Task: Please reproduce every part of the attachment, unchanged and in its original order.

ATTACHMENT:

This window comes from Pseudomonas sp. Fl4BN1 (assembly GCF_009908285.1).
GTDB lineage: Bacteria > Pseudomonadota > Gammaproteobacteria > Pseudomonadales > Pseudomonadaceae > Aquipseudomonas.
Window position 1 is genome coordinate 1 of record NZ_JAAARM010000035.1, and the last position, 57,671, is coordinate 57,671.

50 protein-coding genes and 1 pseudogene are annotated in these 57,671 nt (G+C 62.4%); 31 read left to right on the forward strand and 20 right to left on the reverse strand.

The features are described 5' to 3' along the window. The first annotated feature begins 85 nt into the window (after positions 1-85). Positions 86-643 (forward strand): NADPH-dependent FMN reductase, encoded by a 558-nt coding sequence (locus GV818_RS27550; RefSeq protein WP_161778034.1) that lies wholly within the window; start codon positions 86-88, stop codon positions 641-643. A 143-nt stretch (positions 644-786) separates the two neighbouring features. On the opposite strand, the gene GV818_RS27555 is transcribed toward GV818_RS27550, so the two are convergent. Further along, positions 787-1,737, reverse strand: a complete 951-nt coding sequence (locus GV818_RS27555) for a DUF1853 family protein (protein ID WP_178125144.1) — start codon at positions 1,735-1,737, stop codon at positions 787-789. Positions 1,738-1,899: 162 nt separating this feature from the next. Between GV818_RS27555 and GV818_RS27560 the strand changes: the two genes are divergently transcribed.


This window comes from Pseudomonas sp. Fl4BN1 (assembly GCF_009908285.1).
GTDB lineage: Bacteria > Pseudomonadota > Gammaproteobacteria > Pseudomonadales > Pseudomonadaceae > Aquipseudomonas.
Window position 1 is genome coordinate 1 of record NZ_JAAARM010000035.1, and the last position, 57,671, is coordinate 57,671.

50 protein-coding genes and 1 pseudogene are annotated in these 57,671 nt (G+C 62.4%); 31 read left to right on the forward strand and 20 right to left on the reverse strand.

The features are described 5' to 3' along the window. The first annotated feature begins 85 nt into the window (after positions 1-85). Positions 86-643 (forward strand): NADPH-dependent FMN reductase, encoded by a 558-nt coding sequence (locus GV818_RS27550; RefSeq protein WP_161778034.1) that lies wholly within the window; start codon positions 86-88, stop codon positions 641-643. A 143-nt stretch (positions 644-786) separates the two neighbouring features. On the opposite strand, the gene GV818_RS27555 is transcribed toward GV818_RS27550, so the two are convergent. Further along, positions 787-1,737, reverse strand: a complete 951-nt coding sequence (locus GV818_RS27555) for a DUF1853 family protein (protein ID WP_178125144.1) — start codon at positions 1,735-1,737, stop codon at positions 787-789. Positions 1,738-1,899: 162 nt separating this feature from the next. Between GV818_RS27555 and GV818_RS27560 the strand changes: the two genes are divergently transcribed.